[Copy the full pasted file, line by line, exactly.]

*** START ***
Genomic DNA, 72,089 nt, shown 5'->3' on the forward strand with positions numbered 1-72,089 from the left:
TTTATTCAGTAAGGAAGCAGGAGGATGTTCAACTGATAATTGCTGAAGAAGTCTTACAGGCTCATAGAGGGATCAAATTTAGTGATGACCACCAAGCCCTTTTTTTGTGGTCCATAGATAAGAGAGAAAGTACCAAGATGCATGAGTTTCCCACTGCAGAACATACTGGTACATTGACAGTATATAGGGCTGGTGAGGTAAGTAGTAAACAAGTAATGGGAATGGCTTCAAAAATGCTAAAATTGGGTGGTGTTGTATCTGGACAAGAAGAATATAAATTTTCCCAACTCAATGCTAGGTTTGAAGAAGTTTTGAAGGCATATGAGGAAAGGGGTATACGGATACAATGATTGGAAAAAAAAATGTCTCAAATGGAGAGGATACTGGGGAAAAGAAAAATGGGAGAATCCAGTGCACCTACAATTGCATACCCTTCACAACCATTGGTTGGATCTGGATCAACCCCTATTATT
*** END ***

Genomic DNA, 72,089 nt, shown 5'->3' on the forward strand with positions numbered 1-72,089 from the left:
TTTATTCAGTAAGGAAGCAGGAGGATGTTCAACTGATAATTGCTGAAGAAGTCTTACAGGCTCATAGAGGGATCAAATTTAGTGATGACCACCAAGCCCTTTTTTTGTGGTCCATAGATAAGAGAGAAAGTACCAAGATGCATGAGTTTCCCACTGCAGAACATACTGGTACATTGACAGTATATAGGGCTGGTGAGGTAAGTAGTAAACAAGTAATGGGAATGGCTTCAAAAATGCTAAAATTGGGTGGTGTTGTATCTGGACAAGAAGAATATAAATTTTCCCAACTCAATGCTAGGTTTGAAGAAGTTTTGAAGGCATATGAGGAAAGGGGTATACGGATACAATGATTGGAAAAAAAAATGTCTCAAATGGAGAGGATACTGGGGAAAAGAAAAATGGGAGAATCCAGTGCACCTACAATTGCATACCCTTCACAACCATTGGTTGGATCTGGATCAACCCCTATTATT